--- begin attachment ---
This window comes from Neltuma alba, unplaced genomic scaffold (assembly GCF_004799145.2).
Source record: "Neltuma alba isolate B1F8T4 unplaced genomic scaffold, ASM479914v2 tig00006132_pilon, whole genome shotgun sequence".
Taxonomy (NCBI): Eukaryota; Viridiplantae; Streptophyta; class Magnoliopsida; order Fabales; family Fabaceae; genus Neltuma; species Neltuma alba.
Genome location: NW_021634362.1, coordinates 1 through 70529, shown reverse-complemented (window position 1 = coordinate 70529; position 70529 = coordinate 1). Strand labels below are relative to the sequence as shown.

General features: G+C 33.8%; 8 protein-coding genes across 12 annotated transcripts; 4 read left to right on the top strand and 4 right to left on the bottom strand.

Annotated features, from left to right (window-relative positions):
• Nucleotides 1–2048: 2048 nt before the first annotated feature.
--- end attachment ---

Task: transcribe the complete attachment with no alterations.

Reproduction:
This window comes from Neltuma alba, unplaced genomic scaffold (assembly GCF_004799145.2).
Source record: "Neltuma alba isolate B1F8T4 unplaced genomic scaffold, ASM479914v2 tig00006132_pilon, whole genome shotgun sequence".
Taxonomy (NCBI): Eukaryota; Viridiplantae; Streptophyta; class Magnoliopsida; order Fabales; family Fabaceae; genus Neltuma; species Neltuma alba.
Genome location: NW_021634362.1, coordinates 1 through 70529, shown reverse-complemented (window position 1 = coordinate 70529; position 70529 = coordinate 1). Strand labels below are relative to the sequence as shown.

General features: G+C 33.8%; 8 protein-coding genes across 12 annotated transcripts; 4 read left to right on the top strand and 4 right to left on the bottom strand.

Annotated features, from left to right (window-relative positions):
• Nucleotides 1–2048: 2048 nt before the first annotated feature.